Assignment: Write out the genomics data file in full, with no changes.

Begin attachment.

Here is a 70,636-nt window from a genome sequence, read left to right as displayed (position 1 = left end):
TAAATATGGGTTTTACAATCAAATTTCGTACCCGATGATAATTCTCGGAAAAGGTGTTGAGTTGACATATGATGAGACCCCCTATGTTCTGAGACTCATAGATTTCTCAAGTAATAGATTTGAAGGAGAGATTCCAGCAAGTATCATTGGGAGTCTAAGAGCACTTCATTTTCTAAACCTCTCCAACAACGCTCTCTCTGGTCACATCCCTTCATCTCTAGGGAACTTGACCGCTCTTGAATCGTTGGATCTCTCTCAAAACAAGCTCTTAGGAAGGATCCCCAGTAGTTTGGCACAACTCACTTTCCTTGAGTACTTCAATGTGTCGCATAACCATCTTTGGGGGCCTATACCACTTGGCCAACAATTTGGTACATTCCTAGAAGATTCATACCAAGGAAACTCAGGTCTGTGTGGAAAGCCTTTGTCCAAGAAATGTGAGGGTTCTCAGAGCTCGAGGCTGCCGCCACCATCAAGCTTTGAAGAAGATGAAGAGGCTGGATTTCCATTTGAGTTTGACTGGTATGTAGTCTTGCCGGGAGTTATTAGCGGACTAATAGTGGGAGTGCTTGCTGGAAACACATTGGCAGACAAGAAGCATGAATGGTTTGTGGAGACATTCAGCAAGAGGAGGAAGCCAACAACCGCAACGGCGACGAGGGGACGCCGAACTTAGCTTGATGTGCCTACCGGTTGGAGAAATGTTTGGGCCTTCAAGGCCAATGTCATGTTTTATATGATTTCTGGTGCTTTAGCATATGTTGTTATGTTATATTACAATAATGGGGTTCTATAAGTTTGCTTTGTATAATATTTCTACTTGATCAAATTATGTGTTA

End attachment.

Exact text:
Here is a 70,636-nt window from a genome sequence, read left to right as displayed (position 1 = left end):
TAAATATGGGTTTTACAATCAAATTTCGTACCCGATGATAATTCTCGGAAAAGGTGTTGAGTTGACATATGATGAGACCCCCTATGTTCTGAGACTCATAGATTTCTCAAGTAATAGATTTGAAGGAGAGATTCCAGCAAGTATCATTGGGAGTCTAAGAGCACTTCATTTTCTAAACCTCTCCAACAACGCTCTCTCTGGTCACATCCCTTCATCTCTAGGGAACTTGACCGCTCTTGAATCGTTGGATCTCTCTCAAAACAAGCTCTTAGGAAGGATCCCCAGTAGTTTGGCACAACTCACTTTCCTTGAGTACTTCAATGTGTCGCATAACCATCTTTGGGGGCCTATACCACTTGGCCAACAATTTGGTACATTCCTAGAAGATTCATACCAAGGAAACTCAGGTCTGTGTGGAAAGCCTTTGTCCAAGAAATGTGAGGGTTCTCAGAGCTCGAGGCTGCCGCCACCATCAAGCTTTGAAGAAGATGAAGAGGCTGGATTTCCATTTGAGTTTGACTGGTATGTAGTCTTGCCGGGAGTTATTAGCGGACTAATAGTGGGAGTGCTTGCTGGAAACACATTGGCAGACAAGAAGCATGAATGGTTTGTGGAGACATTCAGCAAGAGGAGGAAGCCAACAACCGCAACGGCGACGAGGGGACGCCGAACTTAGCTTGATGTGCCTACCGGTTGGAGAAATGTTTGGGCCTTCAAGGCCAATGTCATGTTTTATATGATTTCTGGTGCTTTAGCATATGTTGTTATGTTATATTACAATAATGGGGTTCTATAAGTTTGCTTTGTATAATATTTCTACTTGATCAAATTATGTGTTA